March 27 (Bloomberg) -- Texas can require abortion doctors to affiliate with local hospitals, although it can’t enforce the ban while doctors apply for those rights, an appeals court said, overturning a federal judge’s finding that the measure places an unconstitutional burden on women seeking to end pregnancies.
U.S. District Judge Lee Yeakel in Austin struck down the provision in October, finding it “does not bear a rational relationship to the legitimate right of the state in preserving and promoting fetal life or a woman’s health.”
The U.S. Court of Appeals in New Orleans in November delayed enforcement of Yeakel’s judgment pending an appeal and reversed his decision today.
The Texas measure is one of more than 200 abortion restrictions passed nationwide since a Republican-led state-legislative push began in 2011. More state abortion restrictions were passed during that time than in the entire previous decade, according to a Jan. 2 report by the Guttmacher Institute, a reproductive-rights advocacy organization.
“It is not the courts’ duty to second guess legislative fact-finding, ‘improve’ on, or ‘cleanse’ the legislative process by allowing relitigation of the facts that led to the passage of a law,” U.S. Circuit Judge Edith H. Jones wrote in a 34-page opinion stating the lower-court judge used the wrong legal standard in evaluating the restrictions. “Courts must presume that the law in question is valid” as long as it serves a “legitimate” state goal.
The court’s earlier ruling, putting Yeakel’s decision on hold, spurred Texas clinics to stop abortions and sent doctors scurrying to acquire credentials from nearby hospitals. Abortion rights advocates, who contended the law restricted the rights of women seeking to end pregnancies, had asked the appeals court to uphold the lower court and immediately overturn the hospital affiliation mandate.
The laws have forced dozens of clinics to close or stop offering the procedure while opponents pursued legal battles to reverse them. In December, the U.S. Court of Appeals in Chicago ordered that Wisconsin’s law requiring abortion doctors to have admitting privileges at a hospital within 30 miles (48 kilometers) remain blocked. The Texas law imposed the same requirement.
Parallel cases are proceeding in North Dakota, Alabama and Mississippi. Any conflicting rulings that emerge from those and other cases may eventually be reviewed by the U.S. Supreme Court as abortion-rights opponents seek to chip away at the 1973 Roe v. Wade decision that women have a right to abortion before a fetus is viable outside the womb.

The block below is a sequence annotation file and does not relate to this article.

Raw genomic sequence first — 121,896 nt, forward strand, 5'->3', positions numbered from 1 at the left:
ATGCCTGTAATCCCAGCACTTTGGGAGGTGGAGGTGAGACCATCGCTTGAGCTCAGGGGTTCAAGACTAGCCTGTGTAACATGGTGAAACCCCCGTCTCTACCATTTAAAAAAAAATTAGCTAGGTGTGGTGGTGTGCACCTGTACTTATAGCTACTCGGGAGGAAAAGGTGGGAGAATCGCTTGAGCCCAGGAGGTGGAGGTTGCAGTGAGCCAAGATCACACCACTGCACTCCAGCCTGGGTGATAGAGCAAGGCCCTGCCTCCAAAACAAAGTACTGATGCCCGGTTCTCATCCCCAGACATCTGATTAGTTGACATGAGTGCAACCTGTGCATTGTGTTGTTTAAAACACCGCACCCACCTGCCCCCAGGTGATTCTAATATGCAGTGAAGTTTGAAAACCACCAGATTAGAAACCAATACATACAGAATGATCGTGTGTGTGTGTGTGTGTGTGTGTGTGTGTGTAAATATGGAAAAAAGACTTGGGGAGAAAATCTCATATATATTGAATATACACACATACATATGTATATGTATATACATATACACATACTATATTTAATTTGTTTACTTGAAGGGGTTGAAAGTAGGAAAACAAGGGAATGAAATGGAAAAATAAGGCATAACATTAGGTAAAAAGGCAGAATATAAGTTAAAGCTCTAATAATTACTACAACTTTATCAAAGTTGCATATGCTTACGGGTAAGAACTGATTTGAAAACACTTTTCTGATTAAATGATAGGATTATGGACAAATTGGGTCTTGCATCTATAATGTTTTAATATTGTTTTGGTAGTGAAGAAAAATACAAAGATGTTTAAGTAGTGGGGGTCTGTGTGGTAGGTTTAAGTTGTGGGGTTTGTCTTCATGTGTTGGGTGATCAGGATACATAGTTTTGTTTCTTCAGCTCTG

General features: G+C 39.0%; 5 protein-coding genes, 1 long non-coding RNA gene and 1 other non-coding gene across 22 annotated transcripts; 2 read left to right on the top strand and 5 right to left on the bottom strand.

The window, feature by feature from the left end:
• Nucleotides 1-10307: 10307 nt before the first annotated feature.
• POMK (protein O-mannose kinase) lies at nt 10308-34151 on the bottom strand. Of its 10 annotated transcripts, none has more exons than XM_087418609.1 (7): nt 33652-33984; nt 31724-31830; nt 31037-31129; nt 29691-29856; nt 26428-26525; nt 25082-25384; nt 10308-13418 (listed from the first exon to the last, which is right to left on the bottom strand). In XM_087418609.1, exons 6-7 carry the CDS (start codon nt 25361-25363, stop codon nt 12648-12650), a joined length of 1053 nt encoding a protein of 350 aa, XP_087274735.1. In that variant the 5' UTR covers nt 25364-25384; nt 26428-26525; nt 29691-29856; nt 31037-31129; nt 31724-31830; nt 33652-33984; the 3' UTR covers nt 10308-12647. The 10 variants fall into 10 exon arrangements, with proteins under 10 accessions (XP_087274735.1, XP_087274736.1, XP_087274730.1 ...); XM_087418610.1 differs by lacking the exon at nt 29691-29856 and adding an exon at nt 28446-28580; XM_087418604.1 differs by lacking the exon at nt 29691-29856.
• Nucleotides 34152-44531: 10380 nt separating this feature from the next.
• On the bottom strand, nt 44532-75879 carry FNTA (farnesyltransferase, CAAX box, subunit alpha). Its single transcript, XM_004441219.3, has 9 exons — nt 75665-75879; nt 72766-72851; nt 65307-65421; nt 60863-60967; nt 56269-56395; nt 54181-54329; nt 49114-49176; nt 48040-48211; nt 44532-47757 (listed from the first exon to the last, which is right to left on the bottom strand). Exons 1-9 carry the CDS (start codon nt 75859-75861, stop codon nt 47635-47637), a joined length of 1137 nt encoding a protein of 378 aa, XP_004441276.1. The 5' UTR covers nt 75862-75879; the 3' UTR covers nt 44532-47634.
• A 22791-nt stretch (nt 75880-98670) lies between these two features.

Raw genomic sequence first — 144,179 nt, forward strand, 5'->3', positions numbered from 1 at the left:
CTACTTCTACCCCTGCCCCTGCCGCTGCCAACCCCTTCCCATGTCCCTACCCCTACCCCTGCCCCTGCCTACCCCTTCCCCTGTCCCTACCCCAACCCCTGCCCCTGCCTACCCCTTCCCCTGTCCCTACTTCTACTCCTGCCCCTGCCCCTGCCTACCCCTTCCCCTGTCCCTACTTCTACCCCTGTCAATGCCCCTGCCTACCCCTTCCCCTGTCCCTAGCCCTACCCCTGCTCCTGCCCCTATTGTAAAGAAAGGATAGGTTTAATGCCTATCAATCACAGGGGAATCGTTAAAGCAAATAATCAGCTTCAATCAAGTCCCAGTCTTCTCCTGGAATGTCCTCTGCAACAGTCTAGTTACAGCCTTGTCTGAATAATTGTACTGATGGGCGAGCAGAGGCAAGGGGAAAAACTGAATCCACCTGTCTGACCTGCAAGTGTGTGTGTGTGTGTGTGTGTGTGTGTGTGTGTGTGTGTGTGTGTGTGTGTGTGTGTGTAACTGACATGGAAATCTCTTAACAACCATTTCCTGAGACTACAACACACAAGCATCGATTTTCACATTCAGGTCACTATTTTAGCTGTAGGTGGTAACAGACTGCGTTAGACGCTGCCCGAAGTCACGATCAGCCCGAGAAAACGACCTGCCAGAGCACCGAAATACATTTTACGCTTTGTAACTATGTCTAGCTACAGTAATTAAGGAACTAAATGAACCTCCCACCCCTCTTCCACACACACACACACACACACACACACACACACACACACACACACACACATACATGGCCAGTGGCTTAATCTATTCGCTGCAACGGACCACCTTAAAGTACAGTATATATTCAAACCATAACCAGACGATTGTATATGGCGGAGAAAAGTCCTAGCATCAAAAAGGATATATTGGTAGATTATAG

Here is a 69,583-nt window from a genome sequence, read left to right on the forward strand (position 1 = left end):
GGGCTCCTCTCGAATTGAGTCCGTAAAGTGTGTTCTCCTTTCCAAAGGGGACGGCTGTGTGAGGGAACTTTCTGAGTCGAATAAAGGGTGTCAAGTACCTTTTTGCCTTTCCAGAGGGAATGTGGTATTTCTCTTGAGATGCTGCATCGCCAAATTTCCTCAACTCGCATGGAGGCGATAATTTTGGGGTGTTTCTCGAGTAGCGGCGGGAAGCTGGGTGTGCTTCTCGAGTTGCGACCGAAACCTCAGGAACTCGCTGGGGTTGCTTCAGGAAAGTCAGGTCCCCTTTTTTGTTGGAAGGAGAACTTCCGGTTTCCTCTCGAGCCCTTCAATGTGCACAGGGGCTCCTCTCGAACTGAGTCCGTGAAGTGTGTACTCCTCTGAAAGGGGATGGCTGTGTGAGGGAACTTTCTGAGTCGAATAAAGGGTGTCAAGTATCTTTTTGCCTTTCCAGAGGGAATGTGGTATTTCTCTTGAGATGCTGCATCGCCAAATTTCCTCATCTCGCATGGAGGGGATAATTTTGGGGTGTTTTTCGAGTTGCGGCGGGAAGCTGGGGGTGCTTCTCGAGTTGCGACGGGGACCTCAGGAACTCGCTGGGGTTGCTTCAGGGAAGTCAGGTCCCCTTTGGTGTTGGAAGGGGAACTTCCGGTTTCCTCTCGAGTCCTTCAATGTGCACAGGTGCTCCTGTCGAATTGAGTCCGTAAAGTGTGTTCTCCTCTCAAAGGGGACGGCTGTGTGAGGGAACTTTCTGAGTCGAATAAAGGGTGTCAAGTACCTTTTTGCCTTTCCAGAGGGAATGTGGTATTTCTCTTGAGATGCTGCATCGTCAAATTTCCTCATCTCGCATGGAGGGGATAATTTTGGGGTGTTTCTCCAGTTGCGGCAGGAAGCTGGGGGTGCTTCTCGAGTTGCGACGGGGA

Opponents of the Texas law said at least a third of the state’s licensed providers were forced to stop offering abortions once the privileges requirement took effect in November. They claimed large swaths of south and west Texas would be left without abortion providers, forcing women to travel more than 100 miles to obtain the procedure.
“This is an extremely disappointing day for Texas women, especially those living in rural and poor areas most harmed by this politically motivated law,” Terri Burke, executive director of the American Civil Liberties Union of Texas, said in an e-mailed statement. The law “does nothing to protect women’s health,” she said, while “it severely limits women’s medical options.”
State officials said the law was passed “to promote the health and safety of abortion patients and to advance the state’s interest in protecting fetal life.”
The provision, part of a larger piece of legislation called HB2 passed in July, “ensures that all Texas women seeking abortions will be treated by a physician who can ensure the highest standards of care in case of a medical emergency,” Texas told the appellate court.
“This unanimous decision is a vindication of the careful deliberation by the Texas Legislature to craft a law to protect the health and safety of Texas women,” Texas Attorney General Greg Abbott, a Republican candidate for governor, said in an e-mailed statement. Abbott noted that all three of the appellate judges who upheld the measure are women who agreed with Texas that the restrictions will protect abortion patients’ health.
Abbott was sued by Planned Parenthood and the ACLU on behalf of clinics and abortion providers last year.
Cecile Richards, head of Planned Parenthood Votes, said the New Orleans appellate court has “repeatedly upheld laws that impose medically unnecessary restrictions on abortion” and the three-judge panel that issued the opinion includes a judge “who is openly hostile to Roe v. Wade.”
“This is a terrible court ruling that will severely limit a woman’s access to safe and legal abortion in Texas,” Richards said in an e-mailed statement. The organization’s “separate political arm will mobilize voters to replace lawmakers who champion these dangerous laws in the first place,” she said, singling out Abbott.
Texas lawmakers passed restrictions on the use of abortion-inducing drugs along with the local hospital admitting-privileges requirement. The trial judge declined to void the state’s ability to enforce the drug limits, except where they would place an undue burden on a woman if a doctor determined the abortion was necessary to preserve her life or health.
The appeals court today threw out Yeakel’s exception, and allowed Texas to “shorten the window” during which abortion-inducing drugs are permitted.
The case is Planned Parenthood of Greater Texas Surgical Health Services v. Abbott, 13-cv-00862, U.S. District Court, Western District of Texas (Austin). The appeal is Planned Parenthood of Greater Texas Surgical Health Services v. Abbott, 13-51008, U.S. Court of Appeals for the Fifth Circuit (New Orleans).
To contact the editors responsible for this story: Michael Hytha at firstname.lastname@example.org Mary Romano, Andrew Dunn